Sunday, January 02, 2011


I'm snakebit!

I was feeding Scarlett, and she missed the mouse. Now, those who think they know everything would tell me "This is why you need feeding tongs." And they would be right. But the irony of this situation is that I have feeding tongs, and was using them. That crazy snake still managed to dive right past the mouse and get ahold of my finger. I didn't take her but a few seconds before she realized, "Hey, this doesn't taste like rodent" and let go, but those needle sharp teeth managed to draw blood.

Be that as it may, I've still had more blood drawn by fluffy little kittehs than by all of my nakeumses put together.  

I got my hat washed and blocked today,

but that is all the knitting I've done.  Or I should say, all the knitting related activity I've done, since I didn't actually knit anything.

I've gotten most of the Christmas decorations taken down, and the house looks just a little bit forlorn without them.  I was putting them away, when I found these.

I made these in Sunday School.

when I was six years old.  They hung on our Christmas tree every year, until I was grown.  They had started to get a bit bedraggled, so I decided it was time to put them away.  I've only gotten them out this once, so I could show you.

It's nice to have those little treasures from our childhood.


Dale said...

Wow, I don't know how you do it! I would be letting that snake go back into the wild. He sounds pretty aggressive, but then again I don't know a thing about snakes other than the rattlesnakes I used to kill in north central Texas or the copperheads of Arkansas. I know not to kill a king snake or a black snake because they keep the poisonous snakes away. My grandsons had a cornsnake and that one seemed pretty calm and would let the boys hold him without too much of a fuss. Of course he didn't get as big as your boy has gotten before he passed away.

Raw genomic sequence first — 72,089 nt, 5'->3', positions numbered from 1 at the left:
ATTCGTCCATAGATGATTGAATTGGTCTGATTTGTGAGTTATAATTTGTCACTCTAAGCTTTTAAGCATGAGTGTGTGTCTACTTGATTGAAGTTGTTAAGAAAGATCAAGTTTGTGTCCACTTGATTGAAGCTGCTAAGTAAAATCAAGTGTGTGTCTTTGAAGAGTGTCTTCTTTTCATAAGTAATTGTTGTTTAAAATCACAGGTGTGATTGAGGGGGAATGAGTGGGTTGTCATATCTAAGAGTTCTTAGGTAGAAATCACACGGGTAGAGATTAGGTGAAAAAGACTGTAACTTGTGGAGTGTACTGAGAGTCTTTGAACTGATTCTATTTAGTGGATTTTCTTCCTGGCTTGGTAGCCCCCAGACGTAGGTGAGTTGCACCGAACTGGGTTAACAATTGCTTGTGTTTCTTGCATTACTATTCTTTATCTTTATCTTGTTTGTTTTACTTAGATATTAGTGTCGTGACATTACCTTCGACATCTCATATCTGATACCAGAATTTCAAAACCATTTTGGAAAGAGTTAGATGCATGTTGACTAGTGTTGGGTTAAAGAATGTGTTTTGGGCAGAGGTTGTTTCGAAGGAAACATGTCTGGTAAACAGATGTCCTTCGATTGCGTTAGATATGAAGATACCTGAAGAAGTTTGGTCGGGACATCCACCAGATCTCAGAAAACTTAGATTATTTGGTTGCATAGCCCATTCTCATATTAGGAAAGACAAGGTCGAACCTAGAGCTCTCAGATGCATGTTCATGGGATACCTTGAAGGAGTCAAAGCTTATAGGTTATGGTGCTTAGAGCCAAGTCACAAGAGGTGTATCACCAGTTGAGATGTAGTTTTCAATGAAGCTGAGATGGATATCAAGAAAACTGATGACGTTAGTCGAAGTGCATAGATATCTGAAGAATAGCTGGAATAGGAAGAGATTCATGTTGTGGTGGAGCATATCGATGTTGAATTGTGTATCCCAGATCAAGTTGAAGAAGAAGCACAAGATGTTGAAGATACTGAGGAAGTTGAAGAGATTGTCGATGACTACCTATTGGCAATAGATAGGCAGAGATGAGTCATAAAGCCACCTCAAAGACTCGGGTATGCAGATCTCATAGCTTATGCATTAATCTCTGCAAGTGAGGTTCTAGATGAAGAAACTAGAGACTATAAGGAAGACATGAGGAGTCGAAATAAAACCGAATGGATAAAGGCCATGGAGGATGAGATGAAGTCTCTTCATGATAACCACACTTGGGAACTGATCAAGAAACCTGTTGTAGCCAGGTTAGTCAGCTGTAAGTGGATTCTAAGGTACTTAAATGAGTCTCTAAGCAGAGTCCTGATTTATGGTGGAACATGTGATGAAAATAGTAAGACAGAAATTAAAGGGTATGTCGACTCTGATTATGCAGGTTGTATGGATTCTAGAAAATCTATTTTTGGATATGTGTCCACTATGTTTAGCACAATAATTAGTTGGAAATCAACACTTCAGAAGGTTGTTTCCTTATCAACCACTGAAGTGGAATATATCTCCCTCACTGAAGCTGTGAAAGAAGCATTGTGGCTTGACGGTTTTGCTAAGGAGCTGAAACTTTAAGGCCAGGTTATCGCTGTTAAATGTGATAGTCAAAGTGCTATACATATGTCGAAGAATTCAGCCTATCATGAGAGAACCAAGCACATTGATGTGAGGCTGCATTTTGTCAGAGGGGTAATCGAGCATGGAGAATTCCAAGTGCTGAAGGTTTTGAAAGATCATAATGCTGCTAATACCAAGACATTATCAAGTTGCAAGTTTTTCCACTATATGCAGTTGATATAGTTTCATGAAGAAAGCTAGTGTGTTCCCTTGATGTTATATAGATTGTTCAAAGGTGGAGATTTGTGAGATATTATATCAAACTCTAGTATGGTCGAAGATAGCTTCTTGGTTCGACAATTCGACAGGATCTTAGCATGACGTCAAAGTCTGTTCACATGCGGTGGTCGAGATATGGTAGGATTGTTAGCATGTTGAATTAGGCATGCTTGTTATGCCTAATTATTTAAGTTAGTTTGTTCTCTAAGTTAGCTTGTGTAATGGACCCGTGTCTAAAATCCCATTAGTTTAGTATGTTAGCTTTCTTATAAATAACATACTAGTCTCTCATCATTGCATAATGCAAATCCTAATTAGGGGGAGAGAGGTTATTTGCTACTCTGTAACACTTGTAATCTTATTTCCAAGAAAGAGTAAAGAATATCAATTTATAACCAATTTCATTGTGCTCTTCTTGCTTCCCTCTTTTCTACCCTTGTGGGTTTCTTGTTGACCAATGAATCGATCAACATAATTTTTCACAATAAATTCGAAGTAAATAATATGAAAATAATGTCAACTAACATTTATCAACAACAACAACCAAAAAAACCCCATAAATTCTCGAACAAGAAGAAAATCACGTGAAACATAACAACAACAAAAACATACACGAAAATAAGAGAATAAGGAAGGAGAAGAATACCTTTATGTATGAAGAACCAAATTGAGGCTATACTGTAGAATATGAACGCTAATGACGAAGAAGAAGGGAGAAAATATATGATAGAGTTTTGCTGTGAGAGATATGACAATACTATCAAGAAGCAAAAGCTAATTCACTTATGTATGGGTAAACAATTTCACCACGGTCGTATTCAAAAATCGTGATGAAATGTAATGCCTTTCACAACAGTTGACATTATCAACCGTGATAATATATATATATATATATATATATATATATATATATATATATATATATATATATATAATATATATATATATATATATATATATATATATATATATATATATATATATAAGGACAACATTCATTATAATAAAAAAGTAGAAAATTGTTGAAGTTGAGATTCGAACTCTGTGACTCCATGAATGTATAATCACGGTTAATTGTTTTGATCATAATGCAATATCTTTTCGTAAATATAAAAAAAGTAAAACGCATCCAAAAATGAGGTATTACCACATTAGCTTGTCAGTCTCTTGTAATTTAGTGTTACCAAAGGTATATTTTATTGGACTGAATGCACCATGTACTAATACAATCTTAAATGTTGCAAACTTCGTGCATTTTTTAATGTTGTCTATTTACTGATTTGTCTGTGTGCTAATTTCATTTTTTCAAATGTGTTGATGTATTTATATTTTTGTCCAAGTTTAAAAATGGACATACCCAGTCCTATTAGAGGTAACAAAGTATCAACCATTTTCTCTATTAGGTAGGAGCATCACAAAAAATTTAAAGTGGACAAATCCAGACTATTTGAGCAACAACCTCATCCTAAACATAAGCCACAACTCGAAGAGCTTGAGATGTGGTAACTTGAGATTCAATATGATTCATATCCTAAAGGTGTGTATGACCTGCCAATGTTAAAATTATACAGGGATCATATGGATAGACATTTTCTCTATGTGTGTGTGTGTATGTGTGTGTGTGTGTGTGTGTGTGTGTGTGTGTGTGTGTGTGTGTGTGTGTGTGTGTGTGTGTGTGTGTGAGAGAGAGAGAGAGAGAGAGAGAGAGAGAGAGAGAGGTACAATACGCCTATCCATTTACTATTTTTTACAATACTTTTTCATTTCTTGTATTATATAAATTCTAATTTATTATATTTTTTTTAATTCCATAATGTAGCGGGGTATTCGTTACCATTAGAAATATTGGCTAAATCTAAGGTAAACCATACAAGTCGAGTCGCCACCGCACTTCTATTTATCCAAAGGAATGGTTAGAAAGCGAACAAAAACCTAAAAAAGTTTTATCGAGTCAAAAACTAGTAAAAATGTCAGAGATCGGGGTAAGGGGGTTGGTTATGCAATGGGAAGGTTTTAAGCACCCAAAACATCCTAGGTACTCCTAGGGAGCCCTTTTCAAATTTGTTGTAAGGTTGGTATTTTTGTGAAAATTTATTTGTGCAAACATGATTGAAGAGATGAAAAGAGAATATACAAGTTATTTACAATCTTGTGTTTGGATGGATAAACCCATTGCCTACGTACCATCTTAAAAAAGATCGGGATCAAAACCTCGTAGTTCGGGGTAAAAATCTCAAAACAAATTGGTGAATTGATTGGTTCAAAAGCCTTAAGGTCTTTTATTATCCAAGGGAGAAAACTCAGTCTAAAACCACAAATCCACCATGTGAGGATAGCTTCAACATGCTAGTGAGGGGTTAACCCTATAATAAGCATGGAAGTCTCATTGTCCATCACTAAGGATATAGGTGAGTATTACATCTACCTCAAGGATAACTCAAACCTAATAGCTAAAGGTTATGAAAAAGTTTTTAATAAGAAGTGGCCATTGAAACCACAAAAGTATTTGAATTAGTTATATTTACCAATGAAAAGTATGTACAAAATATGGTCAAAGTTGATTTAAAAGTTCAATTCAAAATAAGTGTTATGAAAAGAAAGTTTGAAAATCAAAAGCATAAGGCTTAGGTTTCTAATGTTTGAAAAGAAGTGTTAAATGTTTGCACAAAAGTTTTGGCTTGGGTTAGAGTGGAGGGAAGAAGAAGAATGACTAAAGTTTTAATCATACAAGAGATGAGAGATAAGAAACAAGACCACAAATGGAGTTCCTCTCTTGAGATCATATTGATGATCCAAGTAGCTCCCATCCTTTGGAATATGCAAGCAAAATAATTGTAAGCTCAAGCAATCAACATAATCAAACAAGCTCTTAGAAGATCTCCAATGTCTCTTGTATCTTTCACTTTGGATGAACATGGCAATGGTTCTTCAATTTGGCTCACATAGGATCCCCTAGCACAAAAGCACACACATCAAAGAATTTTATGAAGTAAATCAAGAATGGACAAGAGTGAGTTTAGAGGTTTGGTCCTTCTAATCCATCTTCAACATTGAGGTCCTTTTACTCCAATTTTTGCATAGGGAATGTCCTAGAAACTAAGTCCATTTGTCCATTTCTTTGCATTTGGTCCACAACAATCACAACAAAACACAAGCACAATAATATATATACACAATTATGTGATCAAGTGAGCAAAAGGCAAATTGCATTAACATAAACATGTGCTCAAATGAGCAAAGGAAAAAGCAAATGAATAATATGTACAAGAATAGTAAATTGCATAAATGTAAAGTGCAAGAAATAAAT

Becky said...

Well, first of all, I would never let her go "back into the wild" because she never came from the wild. She is a captive bred bloodred morph corn snake and has never been in the wild a day in her life. She would die out there, and that would make me terribly irresponsible, wouldn't it? Secondly, she is not aggressive so much as she is clumsy. All of my snakes are calm and let me hold them with no fuss at all --even the pythons. Would you shoot your dog if it were trying to grab the tennis ball you were holding and nipped your finger instead? This is no different. The only difference is that you have been taught to hate snakes just because they are snakes-- much like people in certain areas have been taught to hate those of other races simply because they are of other races.

You would do well to leave all wild snakes alone-- even the venomous ones. An estimated 85% of snakebites in the US occur when people are trying to kill or capture venomous snakes.


Related Posts with Thumbnails